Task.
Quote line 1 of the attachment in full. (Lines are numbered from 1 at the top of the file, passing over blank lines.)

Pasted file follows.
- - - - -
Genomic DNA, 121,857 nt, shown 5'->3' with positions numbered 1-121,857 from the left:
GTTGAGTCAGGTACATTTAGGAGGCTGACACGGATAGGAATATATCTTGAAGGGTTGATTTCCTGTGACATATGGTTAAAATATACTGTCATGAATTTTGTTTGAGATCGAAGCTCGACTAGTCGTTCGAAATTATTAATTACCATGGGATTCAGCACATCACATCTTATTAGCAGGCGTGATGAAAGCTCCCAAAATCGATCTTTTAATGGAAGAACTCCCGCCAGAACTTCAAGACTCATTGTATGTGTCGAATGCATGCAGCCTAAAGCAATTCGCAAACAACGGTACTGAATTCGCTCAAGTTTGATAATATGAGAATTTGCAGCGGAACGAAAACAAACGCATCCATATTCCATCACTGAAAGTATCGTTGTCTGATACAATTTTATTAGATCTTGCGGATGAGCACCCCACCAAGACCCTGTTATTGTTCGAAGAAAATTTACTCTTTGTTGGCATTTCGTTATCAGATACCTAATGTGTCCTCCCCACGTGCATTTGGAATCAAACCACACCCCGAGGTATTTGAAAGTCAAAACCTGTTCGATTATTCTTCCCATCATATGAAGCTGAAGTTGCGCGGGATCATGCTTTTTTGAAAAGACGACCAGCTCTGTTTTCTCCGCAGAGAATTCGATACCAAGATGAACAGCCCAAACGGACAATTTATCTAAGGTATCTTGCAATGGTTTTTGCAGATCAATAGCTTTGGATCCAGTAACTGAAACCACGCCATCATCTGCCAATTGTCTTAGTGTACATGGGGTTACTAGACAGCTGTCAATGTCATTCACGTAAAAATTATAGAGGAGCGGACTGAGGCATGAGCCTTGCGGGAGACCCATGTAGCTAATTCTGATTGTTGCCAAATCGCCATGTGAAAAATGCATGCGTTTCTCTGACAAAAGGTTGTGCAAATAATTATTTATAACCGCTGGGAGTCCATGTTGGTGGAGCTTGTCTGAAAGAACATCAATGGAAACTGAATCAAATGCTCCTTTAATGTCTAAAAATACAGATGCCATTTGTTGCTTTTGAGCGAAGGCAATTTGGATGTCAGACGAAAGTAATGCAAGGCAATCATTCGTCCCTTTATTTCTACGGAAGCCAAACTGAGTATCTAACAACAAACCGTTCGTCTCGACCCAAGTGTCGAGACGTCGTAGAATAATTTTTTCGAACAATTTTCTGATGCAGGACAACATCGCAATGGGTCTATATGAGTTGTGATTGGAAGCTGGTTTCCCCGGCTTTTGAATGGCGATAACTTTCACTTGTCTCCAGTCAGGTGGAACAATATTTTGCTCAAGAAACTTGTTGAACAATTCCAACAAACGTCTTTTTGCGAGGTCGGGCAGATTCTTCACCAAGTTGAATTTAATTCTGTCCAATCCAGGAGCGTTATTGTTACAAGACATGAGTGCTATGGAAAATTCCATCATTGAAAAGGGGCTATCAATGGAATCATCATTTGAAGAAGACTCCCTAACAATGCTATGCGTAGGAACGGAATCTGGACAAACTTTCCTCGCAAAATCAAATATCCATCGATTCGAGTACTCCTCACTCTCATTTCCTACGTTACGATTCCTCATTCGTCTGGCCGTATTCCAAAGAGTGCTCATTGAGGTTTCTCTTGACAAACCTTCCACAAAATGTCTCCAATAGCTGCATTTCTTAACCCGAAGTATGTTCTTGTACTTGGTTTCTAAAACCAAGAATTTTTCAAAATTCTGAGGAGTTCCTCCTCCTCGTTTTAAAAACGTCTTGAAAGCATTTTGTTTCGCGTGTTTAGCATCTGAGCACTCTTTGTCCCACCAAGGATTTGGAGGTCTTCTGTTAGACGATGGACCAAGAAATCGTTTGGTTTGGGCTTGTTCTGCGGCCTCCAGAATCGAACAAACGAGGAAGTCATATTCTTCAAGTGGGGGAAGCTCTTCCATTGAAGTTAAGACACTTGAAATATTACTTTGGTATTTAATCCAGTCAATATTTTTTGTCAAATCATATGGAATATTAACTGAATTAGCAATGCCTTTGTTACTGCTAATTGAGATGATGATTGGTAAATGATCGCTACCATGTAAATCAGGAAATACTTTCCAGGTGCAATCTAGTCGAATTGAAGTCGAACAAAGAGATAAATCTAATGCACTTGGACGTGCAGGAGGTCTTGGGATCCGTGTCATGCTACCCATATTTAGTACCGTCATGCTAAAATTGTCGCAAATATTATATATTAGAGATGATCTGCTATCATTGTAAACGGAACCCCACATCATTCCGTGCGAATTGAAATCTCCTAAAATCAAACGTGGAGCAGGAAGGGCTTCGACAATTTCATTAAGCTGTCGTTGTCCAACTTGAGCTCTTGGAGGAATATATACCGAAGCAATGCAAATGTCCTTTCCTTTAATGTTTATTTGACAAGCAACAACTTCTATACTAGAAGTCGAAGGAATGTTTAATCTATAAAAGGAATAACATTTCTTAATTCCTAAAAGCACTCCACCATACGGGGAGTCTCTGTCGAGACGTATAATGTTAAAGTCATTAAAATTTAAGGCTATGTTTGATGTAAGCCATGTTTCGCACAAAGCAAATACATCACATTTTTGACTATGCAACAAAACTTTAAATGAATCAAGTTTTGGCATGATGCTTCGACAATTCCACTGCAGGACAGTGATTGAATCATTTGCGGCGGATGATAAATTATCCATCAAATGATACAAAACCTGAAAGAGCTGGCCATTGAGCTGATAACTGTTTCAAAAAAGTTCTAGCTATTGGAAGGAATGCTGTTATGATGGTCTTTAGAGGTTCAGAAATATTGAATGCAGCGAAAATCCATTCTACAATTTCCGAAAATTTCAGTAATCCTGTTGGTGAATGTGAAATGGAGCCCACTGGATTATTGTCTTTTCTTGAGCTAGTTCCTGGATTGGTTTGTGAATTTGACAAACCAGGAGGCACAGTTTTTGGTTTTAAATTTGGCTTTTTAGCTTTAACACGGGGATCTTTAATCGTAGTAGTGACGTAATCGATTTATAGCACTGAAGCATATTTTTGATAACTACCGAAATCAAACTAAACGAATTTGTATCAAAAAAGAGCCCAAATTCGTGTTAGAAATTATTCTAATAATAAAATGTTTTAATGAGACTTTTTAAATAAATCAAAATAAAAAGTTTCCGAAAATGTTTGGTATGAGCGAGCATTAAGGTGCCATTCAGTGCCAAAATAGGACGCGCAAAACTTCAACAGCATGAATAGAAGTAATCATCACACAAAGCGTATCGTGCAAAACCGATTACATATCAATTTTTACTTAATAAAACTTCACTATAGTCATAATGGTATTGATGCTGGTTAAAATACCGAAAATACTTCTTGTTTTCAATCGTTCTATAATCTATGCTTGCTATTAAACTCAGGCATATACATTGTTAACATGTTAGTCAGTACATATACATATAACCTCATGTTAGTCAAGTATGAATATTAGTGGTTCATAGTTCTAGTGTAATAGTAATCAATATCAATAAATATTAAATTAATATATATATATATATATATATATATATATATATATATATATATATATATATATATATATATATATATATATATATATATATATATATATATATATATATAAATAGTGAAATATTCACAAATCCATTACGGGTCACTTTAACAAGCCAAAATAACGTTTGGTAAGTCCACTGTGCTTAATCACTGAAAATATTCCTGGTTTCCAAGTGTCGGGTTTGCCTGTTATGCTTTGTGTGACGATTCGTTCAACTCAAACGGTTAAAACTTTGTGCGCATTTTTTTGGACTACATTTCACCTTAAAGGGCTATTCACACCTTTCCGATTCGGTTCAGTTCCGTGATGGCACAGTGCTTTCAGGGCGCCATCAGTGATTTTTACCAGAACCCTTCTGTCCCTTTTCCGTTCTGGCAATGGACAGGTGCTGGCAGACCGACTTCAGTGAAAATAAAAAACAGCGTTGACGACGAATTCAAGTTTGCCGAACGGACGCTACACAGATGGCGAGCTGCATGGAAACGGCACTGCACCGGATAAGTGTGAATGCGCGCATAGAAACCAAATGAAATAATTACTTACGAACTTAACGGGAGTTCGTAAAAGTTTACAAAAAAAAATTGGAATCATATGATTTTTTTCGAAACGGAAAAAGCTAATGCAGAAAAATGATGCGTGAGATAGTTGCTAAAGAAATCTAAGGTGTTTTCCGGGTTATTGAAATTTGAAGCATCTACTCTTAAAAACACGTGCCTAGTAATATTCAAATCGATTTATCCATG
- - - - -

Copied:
Genomic DNA, 121,857 nt, shown 5'->3' with positions numbered 1-121,857 from the left: